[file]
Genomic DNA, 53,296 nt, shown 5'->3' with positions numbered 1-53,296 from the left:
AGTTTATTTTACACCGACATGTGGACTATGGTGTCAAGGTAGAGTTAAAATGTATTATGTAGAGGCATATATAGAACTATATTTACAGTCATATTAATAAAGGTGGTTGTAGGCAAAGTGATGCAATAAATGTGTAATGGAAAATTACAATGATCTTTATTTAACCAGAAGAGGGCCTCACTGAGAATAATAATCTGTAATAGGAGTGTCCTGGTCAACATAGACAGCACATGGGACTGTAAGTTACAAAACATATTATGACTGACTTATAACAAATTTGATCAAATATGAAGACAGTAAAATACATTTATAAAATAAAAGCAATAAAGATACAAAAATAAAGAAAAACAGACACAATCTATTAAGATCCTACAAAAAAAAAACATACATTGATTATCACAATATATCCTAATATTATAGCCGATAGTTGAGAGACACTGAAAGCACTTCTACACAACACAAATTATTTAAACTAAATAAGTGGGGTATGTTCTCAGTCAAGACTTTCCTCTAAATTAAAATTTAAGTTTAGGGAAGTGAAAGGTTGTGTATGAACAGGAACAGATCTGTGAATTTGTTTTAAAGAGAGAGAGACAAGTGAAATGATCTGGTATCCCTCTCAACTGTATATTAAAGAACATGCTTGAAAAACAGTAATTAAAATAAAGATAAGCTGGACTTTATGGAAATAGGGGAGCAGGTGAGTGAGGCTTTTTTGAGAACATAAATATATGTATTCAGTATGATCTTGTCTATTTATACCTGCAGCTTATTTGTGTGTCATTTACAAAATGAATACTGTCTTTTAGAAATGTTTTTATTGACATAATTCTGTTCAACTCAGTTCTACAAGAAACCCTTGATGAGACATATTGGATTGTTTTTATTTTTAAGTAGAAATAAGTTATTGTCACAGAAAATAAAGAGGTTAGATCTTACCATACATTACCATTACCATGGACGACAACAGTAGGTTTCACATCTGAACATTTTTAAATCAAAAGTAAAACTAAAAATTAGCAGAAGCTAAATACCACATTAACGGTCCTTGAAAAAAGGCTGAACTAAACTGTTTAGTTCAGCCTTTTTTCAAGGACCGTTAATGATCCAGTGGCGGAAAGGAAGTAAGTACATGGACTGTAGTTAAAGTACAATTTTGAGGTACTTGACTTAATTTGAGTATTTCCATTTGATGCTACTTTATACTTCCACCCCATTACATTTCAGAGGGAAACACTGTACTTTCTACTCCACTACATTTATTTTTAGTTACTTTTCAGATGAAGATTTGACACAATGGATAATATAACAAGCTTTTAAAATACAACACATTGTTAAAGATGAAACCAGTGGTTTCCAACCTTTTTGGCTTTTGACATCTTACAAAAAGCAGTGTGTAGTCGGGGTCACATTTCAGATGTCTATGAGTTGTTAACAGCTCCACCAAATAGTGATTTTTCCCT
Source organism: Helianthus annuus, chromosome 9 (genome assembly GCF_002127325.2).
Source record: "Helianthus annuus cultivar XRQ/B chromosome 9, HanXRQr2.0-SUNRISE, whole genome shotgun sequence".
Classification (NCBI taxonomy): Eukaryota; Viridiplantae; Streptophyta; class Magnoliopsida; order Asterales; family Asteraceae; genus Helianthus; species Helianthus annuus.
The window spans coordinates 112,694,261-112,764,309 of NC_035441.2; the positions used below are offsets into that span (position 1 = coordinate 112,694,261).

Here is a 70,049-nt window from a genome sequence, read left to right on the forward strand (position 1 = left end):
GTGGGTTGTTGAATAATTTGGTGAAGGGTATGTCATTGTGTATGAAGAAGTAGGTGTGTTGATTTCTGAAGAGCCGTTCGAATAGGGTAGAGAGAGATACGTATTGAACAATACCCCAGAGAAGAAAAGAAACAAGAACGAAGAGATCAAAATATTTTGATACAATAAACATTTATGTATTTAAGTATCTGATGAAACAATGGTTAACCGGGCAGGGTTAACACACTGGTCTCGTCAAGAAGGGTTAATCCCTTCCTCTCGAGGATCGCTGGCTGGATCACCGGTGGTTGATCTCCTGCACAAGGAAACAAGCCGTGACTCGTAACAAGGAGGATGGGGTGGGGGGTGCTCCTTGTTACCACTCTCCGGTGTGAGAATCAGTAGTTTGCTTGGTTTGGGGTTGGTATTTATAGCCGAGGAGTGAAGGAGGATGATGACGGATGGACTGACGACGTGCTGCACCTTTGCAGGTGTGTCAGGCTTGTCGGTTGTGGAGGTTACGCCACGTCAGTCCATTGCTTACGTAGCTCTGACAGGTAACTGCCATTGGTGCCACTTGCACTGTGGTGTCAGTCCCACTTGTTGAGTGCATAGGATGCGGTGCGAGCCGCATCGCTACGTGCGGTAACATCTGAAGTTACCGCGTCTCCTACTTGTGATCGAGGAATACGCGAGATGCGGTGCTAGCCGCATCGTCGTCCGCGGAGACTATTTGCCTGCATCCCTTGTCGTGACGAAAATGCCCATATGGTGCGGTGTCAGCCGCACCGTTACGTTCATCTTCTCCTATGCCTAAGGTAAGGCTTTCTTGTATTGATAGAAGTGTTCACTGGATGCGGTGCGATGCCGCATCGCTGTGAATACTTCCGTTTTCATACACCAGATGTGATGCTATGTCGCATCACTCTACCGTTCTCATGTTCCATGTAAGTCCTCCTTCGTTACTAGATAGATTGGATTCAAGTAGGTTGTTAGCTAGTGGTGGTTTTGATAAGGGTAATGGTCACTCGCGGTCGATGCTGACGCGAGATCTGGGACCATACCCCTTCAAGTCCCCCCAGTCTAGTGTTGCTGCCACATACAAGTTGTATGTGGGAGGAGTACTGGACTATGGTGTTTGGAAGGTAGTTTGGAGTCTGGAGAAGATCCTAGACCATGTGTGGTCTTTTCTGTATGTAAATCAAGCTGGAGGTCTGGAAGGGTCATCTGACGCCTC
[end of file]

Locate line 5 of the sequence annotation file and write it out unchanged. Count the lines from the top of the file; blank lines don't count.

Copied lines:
Classification (NCBI taxonomy): Eukaryota; Viridiplantae; Streptophyta; class Magnoliopsida; order Asterales; family Asteraceae; genus Helianthus; species Helianthus annuus.